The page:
Carnegie Mellon University
August 11, 2021

Kowalczyk Receives Distinguished Postdoctoral Fellowship

By Caroline Sheedy

Amanda Kowalczyk, a computational biologist, has been awarded the Neuroscience Institute’s 2021 Distinguished Postdoctoral Fellowship. She will join Carnegie Mellon University in October.

The program, designed to bring new perspectives and voices to the Neuroscience Institute community, supports exceptional young scientists and promotes sustainable, collaborative links among research areas.

Kowalczyk joins CMU from the University of Pittsburgh, where she earned a Ph.D. this year. She will work with CMU researchers Alison Barth, Maxwell H. and Gloria C. Connan Professor in the Life Sciences in the Mellon College of Science and Andreas Pfenning, Assistant Professor in the School of Computer Science.

Kowalczyk studies genomics. In the Barth and Pfenning labs she will be working on pair bonding, investigating why some species of animals mate for life and some do not. In the Pfenning laboratory she will gain access to expertise in evolution and genomics while the Barth laboratory will connect candidate genes to their function within the neural circuits underlying behavior. 

“Amanda has conducted ground-breaking research building methods that relate genetic differences across species to differences in traits,” Pfenning said. “In her Ph.D. research, she applied these approaches to identify genes that are associated with how long-lived different species of mammals are. As a postdoc, Amanda will build upon that research to identify genetic differences across mammals that are associated with differences in social behavior.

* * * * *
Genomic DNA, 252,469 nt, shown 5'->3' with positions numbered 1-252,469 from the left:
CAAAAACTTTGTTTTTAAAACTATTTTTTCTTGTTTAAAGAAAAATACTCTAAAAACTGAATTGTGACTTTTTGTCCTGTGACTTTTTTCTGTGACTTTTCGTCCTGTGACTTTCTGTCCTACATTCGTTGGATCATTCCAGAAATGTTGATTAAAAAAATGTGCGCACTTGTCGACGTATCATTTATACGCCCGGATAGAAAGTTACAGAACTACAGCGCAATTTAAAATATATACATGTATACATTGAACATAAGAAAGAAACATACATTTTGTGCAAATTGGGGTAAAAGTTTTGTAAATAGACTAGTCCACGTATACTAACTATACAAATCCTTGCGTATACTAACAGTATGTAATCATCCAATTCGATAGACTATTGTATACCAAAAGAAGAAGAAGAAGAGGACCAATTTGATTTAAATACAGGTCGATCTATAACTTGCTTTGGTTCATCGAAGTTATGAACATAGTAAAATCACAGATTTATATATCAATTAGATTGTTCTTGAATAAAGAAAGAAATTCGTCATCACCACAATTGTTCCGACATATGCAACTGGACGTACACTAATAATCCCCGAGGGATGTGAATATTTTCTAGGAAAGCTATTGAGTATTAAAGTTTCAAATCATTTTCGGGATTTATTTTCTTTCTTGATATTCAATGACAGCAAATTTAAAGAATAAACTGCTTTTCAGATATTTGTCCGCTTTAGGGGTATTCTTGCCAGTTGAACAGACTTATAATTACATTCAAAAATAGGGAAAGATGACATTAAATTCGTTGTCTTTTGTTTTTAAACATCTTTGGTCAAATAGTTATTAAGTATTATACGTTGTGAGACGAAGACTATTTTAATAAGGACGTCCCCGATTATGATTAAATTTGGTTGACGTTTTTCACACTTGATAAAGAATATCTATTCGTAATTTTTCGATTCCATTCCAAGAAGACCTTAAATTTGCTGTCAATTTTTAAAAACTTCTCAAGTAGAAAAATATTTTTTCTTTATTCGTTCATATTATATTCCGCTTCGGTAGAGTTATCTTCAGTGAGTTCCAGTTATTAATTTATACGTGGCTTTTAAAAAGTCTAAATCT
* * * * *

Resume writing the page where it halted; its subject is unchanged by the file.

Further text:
Pfenning and Barth are looking forward to working with Kowalczyk in part because of her passion for science outreach. Barth cited it as a major factor in their decision to offer her the fellowship.

“The evaluation committee put a very strong emphasis on outreach and diversity, equity and inclusion activities,” Barth said. “We were extremely impressed with Amanda’s efforts to make science accessible.”

Since 2017 Kowalczyk has led a science outreach program, the Greensburg Area Science Program. She has also taught though the Foundation for Advanced Education in the Sciences at the National Institutes of Health and participates in Letters to a Pre-Scientist, a program that connects students in low-income school districts to academic researchers.

The Distinguished Postdoctoral Fellowship program is in its second year. It is made possible through the generosity of Henry L. Hillman and Kris Gopalakrishnan.